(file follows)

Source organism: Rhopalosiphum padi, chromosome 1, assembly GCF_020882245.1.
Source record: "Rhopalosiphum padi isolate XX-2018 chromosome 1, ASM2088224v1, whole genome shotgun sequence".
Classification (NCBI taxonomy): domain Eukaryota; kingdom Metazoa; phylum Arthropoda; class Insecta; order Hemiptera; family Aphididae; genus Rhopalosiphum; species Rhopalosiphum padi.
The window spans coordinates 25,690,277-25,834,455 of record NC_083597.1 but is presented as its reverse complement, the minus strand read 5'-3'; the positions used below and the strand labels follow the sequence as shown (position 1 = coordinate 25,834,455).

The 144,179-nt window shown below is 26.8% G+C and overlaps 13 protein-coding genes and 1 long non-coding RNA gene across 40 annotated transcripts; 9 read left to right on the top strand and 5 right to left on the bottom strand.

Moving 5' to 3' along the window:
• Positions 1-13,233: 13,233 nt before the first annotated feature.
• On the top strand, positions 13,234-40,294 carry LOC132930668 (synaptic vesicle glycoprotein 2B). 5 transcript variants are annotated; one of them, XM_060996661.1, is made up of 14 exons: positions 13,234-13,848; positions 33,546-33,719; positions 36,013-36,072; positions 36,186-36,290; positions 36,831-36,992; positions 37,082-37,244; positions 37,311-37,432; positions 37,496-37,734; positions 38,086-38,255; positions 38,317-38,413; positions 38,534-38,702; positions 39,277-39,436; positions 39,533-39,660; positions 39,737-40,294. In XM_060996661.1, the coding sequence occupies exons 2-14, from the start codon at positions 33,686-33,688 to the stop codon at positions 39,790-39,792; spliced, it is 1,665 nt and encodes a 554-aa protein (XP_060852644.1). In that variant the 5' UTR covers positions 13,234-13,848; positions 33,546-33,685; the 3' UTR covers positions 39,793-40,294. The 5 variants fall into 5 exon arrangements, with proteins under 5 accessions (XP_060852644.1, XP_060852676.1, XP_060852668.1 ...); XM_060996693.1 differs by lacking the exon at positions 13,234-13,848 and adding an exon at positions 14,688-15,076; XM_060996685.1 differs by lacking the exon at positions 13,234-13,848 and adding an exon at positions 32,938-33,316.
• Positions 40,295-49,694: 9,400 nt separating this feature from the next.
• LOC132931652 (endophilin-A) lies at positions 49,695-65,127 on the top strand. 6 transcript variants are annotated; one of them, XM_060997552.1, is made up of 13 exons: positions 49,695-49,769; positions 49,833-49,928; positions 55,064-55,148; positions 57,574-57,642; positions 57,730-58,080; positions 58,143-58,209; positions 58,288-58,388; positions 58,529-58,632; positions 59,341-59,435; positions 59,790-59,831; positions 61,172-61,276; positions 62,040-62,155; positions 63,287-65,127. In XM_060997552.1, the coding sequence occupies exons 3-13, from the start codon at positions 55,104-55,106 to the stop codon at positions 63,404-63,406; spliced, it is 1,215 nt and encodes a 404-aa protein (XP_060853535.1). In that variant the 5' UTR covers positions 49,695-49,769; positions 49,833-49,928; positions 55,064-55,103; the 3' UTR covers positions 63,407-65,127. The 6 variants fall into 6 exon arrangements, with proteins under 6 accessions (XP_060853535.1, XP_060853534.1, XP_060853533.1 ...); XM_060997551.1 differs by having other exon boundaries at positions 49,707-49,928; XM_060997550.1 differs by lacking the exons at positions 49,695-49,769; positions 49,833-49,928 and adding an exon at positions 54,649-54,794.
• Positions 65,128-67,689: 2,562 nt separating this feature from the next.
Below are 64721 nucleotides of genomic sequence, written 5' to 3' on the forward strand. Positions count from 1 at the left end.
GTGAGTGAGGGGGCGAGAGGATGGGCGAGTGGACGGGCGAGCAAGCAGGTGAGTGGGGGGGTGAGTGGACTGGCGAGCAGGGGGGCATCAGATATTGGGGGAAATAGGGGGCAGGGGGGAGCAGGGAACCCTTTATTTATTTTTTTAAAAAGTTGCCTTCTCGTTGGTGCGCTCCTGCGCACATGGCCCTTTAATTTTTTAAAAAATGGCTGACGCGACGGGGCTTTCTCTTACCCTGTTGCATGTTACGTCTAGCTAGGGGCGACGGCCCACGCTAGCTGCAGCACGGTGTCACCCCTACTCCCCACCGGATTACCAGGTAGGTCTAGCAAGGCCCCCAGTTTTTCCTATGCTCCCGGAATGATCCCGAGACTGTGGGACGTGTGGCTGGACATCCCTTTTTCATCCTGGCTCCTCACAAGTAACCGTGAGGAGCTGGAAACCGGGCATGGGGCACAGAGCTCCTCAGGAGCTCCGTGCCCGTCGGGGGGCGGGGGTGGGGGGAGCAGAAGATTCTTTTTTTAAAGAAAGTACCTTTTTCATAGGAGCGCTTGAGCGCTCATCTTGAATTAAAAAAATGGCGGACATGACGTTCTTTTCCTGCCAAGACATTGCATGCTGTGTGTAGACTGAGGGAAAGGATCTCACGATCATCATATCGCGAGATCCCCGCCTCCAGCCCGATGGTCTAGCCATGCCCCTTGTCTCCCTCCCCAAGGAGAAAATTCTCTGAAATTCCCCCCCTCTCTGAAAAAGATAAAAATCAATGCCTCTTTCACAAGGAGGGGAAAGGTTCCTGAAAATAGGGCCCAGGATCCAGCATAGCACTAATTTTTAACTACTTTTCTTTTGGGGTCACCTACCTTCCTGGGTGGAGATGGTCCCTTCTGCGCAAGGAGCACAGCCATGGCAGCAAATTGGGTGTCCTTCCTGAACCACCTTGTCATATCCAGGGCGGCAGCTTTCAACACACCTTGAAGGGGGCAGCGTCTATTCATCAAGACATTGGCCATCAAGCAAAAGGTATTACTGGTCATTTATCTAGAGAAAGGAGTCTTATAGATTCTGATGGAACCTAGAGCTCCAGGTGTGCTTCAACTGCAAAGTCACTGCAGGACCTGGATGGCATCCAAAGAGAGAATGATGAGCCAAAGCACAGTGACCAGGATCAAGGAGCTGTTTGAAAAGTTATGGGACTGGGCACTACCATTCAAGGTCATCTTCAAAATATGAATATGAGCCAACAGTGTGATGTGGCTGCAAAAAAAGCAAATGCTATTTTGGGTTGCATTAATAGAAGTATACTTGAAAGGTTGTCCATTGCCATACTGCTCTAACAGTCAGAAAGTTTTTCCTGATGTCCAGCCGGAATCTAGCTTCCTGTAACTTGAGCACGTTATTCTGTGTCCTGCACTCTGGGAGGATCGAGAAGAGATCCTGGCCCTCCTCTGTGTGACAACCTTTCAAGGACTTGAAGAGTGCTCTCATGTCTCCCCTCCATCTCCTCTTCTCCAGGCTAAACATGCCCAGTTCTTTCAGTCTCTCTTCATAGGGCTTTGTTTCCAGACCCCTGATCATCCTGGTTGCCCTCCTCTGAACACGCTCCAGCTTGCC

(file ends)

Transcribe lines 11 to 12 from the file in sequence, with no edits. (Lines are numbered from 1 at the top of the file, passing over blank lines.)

• Positions 65,128-67,689: 2,562 nt separating this feature from the next.
Below are 64721 nucleotides of genomic sequence, written 5' to 3' on the forward strand. Positions count from 1 at the left end.